It’s that time of year again when all the various awards open for nominations. It’s also that time of year when a bunch of people start bitching and moaning about authors shilling their published work. But fuck those people. Awards are all about talking up the stuff you’ve enjoyed, and that includes your own work. As authors, especially these days, it’s our job to promote our work and try to get as many reading eyes on it as possible. There’s no shame in posting a list of your stuff and saying, “Hey, look what I did last year. I’m damned proud of myself.” And so you should be.
Also, it’s hard to remember everything that was published and the stuff you’ve enjoyed. Sometimes a story or a book just sticks with you, but often it’s not until you see a mention of a story that you think, “Hell yeah, that was awesome!” I really appreciate seeing eligibility lists around this time of year, because I love to nominate stuff that I think is worthy, but I’m also fundamentally lazy. And forgetful. If you make my job easier, I’m happy about that. So if you’re not comfortable making posts like these, just don’t. If you’re okay with it, then great. It’s useful and there’s nothing wrong with it. If you spend the next three months all over social media saying, “Vote for me! Vote for this!” then you’re being a dick. But making a list available and making people aware of that list is fine and dandy. People need to vote for the things they’ve really enjoyed and try to signal boost the good stuff. That’s one of the main functions of awards, in my opinion.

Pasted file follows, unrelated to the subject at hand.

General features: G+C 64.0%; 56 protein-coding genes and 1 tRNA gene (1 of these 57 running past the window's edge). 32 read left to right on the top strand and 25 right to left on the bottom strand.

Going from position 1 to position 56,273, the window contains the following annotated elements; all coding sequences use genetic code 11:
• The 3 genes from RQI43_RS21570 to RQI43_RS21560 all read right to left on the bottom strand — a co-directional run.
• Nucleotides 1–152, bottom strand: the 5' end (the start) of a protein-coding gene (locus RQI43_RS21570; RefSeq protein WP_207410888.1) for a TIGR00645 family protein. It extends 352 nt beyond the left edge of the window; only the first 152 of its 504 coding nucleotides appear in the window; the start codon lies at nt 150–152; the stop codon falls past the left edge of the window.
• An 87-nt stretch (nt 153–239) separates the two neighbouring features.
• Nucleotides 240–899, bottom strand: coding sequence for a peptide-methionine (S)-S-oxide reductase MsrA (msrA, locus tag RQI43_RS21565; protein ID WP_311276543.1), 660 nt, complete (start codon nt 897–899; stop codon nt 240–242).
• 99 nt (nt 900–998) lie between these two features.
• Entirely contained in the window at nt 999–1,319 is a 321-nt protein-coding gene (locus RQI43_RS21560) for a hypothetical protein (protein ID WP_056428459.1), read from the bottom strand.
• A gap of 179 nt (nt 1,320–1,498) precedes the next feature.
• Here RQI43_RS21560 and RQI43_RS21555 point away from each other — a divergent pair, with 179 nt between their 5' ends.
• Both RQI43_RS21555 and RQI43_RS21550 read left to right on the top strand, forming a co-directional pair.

(If you’re an Aussie fan, get started by nominating work for the Ditmar Awards, which are now open. Go here: http://ditmars.sf.org.au/2015/nominations.html (Nominations will be accepted from natural persons active in fandom, and from full or supporting members of the national convention of the year of the award. If you may not be known to the Ditmar subcommittee, please provide a brief explanation of why you are eligible (eg. “Full member of Swancon 40”), or the name of someone known to the subcommittee who can vouch for your eligibility to nominate.))
So, with that in mind, here’s my list. Often, when you’ve had several things published in a year, your votes can be split across several titles, so I’m also going to mention my favourites among my published stuff. Afterwards, I’m going to list some of my favourite books by other people from 2014 and where at least some of my votes will be going. It’s not all about me!
All three of my Alex Caine books were published this year, so they’re all eligible in the novel category of awards. If you’ve really preferred one over another, that’s great and you should vote that way. But if you’ve enjoyed the series in general, I’d really appreciate it if you could direct your vote to Bound, the first in the series.
In the novella/novelette category, I only had one story published in 2014, but I also think it’s one of the best stories I’ve ever written. It’s called “The Darkness in Clara” and was published in SQ Mag #14. It’s free to read online, so head on over and have a look if you haven’t already. I’d love to see this story get some more attention.